“There is no substitute for a mother’s milk.” – Martin H. Fischer
One of the greatest joys of a mother is being able to continue giving a baby life after you give it life. That’s the art of breastfeeding—feeding your baby life by the ounce daily.
Unfortunately, many mothers struggle with breastfeeding, as they don’t produce enough breast milk. They follow all of the rules—proper diet, plenty of water, and sleep—but still can’t create enough milk to fully supply their babies.
Moms like this should opt for the assistance of a galactagogue — a substance that’s supposed to assist in increasing milk supply. Motilium is such, and it may help with this concern.
Motilium (Domperidone) was originally introduced as a drug used to treat nausea, vomiting and other stomach problems. Though it not approved by the U.S. Food and Drug Administration (FDA), Motilium is a substance that is used to increase mother’s milk.
Here’s what breastfeeding moms need to know about Motilium.
Is Motilium Safe to Use
Motilium has a history that reaches back into the 1970’s. I was originally introduced as its base name, Domperidone, which was used to treat patients suffering from stomach disorders.
In 2004, the FDA refused to approve Motilium as a marketable drug and labeled it unsafe for breastfeeding mothers after two deaths were reported from intravenous use of the drug.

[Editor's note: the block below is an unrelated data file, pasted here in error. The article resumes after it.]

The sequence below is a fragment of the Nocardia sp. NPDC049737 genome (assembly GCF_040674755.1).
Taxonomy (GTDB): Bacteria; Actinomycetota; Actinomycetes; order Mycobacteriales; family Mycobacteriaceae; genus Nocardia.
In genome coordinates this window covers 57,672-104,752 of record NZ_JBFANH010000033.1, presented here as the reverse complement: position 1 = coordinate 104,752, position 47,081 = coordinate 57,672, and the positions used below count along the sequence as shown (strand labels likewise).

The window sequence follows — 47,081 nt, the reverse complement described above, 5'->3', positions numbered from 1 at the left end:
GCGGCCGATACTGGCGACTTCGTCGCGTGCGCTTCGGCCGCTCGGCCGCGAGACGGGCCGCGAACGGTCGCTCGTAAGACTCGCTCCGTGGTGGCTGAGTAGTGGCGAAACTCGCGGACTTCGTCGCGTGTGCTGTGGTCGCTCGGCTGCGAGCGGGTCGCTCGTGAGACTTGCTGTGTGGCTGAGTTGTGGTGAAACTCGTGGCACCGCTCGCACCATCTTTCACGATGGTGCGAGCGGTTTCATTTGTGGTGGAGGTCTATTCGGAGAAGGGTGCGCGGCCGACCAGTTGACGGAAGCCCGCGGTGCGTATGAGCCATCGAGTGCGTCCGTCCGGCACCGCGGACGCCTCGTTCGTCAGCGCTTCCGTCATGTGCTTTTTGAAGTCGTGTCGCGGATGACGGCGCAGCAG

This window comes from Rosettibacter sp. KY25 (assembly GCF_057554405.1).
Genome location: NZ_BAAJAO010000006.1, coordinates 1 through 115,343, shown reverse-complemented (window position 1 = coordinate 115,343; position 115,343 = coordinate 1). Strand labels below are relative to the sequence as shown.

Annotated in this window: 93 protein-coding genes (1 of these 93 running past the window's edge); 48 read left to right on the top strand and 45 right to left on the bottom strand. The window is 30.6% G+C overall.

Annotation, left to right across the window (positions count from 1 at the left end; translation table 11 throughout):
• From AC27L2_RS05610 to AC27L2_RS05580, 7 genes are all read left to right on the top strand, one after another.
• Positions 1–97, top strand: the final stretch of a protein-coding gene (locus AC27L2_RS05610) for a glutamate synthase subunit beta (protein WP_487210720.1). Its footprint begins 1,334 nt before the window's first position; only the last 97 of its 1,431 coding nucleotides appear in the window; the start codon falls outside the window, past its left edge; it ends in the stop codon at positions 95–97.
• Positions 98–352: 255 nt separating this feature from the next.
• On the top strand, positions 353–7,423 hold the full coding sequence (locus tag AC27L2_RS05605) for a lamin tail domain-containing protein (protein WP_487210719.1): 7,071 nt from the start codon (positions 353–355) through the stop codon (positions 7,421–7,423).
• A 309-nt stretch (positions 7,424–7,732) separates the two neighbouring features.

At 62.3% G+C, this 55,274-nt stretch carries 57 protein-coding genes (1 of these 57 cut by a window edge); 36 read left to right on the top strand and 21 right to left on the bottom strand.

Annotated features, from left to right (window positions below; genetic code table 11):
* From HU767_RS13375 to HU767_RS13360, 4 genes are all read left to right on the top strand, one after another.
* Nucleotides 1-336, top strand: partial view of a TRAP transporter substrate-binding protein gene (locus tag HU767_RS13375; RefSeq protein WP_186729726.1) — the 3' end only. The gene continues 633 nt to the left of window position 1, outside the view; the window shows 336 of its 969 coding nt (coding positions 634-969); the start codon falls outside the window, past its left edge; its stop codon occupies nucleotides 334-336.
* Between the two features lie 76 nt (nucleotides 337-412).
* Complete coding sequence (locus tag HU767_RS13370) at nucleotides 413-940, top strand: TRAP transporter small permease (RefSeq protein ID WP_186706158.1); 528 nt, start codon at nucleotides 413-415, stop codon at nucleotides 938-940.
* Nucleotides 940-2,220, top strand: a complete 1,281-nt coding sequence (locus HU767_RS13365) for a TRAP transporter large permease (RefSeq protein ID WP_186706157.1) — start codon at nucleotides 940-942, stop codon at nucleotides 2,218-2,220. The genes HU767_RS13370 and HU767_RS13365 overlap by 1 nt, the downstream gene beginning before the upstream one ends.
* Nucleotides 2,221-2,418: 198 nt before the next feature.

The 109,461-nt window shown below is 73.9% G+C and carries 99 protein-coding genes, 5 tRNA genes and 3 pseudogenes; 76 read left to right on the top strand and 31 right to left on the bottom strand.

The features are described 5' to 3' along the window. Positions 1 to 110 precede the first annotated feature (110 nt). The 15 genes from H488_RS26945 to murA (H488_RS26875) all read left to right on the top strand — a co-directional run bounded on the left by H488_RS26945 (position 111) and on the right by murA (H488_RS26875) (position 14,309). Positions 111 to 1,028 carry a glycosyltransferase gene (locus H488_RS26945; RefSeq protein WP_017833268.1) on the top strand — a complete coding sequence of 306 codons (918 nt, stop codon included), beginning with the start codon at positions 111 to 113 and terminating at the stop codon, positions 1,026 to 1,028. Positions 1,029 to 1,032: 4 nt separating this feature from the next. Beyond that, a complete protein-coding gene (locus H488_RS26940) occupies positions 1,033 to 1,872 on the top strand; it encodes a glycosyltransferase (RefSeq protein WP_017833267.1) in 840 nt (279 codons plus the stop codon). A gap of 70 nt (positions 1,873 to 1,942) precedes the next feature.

However, these intravenous uses were connected to two cancer patients who were given strong doses of Domperidone.
Motilium for breastfeeding would not be given to moms intravenously. It would be taken as an oral tablet with a controlled dose–strong enough to promote an increase in prolactin, which produces more milk.
Another notable con is that the drug could put mothers at risk of cardiac arrest.
A cardiologist in the UK touched on the idea that Domperidone stretches out the QT Interval affecting certain currents of the heart’s cells, increasing the chances of a heart attack.
Nonetheless, the risks of a heart attack from this drug are more common in people who, again, take the drug intravenously, are over the age of sixty, and are taking high oral doses of the drug daily.
When Should a Mother Consider a Galactagogue?
There are many reasons for a mother to turn to a milk enhancing substance to assist with breastfeeding.
Mothers Who Are Candidates:
- Mothers of preterm babies.
- Mothers whose prolactin levels remain in short supply.
- Mothers who have consistently low levels of breast milk.
- Women with breast implants or other breast-related surgeries.
- Women with prolonged health conditions that affect their hormones.
- Mothers of babies who don’t latch right away, slowing down the breastfeeding process.
- Women who suffer from deficient glandular tissue—undeveloped breasts that don’t have enough milk ducts.
Motilium has several side-effects—one of which is a rise in prolactin levels.
Prolactin is created by the pituitary gland, which is a tiny organ in the brand that produces different hormones in the body.
Prolactin is the hormone in a woman’s body that promotes milk production.